Thursday, January 28, 2010

Abundance: A Novel of Marie Antoinette

by Sena Jeter Naslund

I picked this bookup from the bargain table at Barnes and Noble at least 2 years ago. As my AP European History class began studying the French Revolution, I picked it up, looking for some insight into the woman that some historians believe launched the French Revolution.

The book begins with Marie's birth as a Frenchwoman, where on an island in the Rhine River between France and Austria, she sheds everthing she owns that is Austrian, even her name, and becomes French. Marie embraces her new country and awaits with great anticipation her first meeting with King Louis XV and his grandson Louis Auguste, the man destined to become her husband.

Over and over again throughout her life, Marie is confronted by disappointments -- lack of a sexual relationship with her husband, inability to conceive an heir to the throne, coldness from the women at court, the deaths of two of her children, the criticism of her mother, the negative propaganda surrounding her court activities and finally the loss of the only life she understood. The novel goes far in explaining the woman behind the famous Queen. It takes fact and fiction and creates a Marie Antoinette that falls somewhere in between. The author is sympathetic to Marie, but offers no excuses for her behavior.

As poor harvests, harsh weather, huge debts and poverty oppress the French people, they turn on thier most favored Queen and blame Marie, the Austrian Whore, for their problems. While Marie did not create these problems, she did nothing to prevent or attempt to solve them. She didn't even acknowledge the suffering existed, and in reality an arguement can be made that Marie herself did not know of the troubles of the people until it was too late.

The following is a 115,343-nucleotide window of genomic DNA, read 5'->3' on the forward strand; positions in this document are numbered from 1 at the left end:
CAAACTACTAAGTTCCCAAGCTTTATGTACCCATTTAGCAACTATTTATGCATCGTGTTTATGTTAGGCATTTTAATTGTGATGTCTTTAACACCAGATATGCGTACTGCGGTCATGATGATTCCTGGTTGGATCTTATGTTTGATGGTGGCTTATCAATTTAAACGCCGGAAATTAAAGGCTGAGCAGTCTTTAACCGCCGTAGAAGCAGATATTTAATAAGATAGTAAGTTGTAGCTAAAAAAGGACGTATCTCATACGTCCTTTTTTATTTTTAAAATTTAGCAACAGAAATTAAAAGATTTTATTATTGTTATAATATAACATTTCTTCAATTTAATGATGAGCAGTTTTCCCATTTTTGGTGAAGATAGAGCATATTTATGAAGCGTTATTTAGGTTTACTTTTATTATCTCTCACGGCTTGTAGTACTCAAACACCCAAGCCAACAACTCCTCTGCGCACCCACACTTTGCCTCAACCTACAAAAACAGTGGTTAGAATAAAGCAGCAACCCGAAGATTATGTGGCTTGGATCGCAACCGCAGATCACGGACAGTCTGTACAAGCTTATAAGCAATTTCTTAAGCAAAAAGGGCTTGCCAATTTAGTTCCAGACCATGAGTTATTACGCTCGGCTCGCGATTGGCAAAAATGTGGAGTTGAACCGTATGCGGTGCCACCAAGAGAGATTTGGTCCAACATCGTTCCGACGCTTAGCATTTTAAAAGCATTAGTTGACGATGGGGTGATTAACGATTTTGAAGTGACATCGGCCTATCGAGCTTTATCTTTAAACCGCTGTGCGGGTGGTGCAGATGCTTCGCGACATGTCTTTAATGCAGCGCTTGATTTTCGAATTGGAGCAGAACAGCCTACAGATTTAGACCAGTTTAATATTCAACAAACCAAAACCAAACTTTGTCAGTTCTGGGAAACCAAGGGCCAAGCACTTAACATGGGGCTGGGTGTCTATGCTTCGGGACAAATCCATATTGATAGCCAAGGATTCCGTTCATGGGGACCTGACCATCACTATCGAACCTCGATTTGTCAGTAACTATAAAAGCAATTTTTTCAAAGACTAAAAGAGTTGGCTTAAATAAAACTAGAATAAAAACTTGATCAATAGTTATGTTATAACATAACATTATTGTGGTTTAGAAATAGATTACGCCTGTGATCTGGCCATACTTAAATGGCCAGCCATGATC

What we find in the novel is a very humanized Marie Antoinette. She struggles with her marriage, especially when Louis chooses his favorite hobby, hunting over her and an attempt to produce an heir. She faces the same struggles of all mothers when it comes to her children. She is heartbroken when she is not allowed to care for her first son, the Dauphin, herself and she is devastated by the deaths of Louis Phillipe and her daughter Sophie. She even feels inadequate under the criticism of her mother via long letters from Austria, fed by court spies. It is this very vulnerable portrayal of Marie in the novel that makes you almost feel sorry for her.....almost.

I did like Marie Antoinette more after reading this very well researched and well written novel. The history is impeccable and being told from Marie's point of view it has a very authentic tone, and their are no excuses for the behavior of either Marie or Louis -- just a matter of fact, this is how it is view of the most life of one ofthe most famous women in European History.

This book was part of the Historical Fiction Challenge.

Rating - A


  1. This was one of the first HF books I ever read and it got me hooked. I'm glad you enjoyed it.

  2. This sounds excellent! I really enjoy character driven historical novels.

  3. Hi again. :-) Thanks for leaving a comment on my "Nine Parts of Desire" post. I responded to your comment and left a question for you, in case you get a chance to stop back by.

  4. I really enjoyed Abundance - I, too, thought it was a very realistic and fair portrayal of an oft-vilified queen. I loved reading about the relative levity of the Austrian court and the stiff formality of the French (recent stereotyping would have suggested the opposite). And, I'll be honest, I knew nothing of van Fersen before this novel!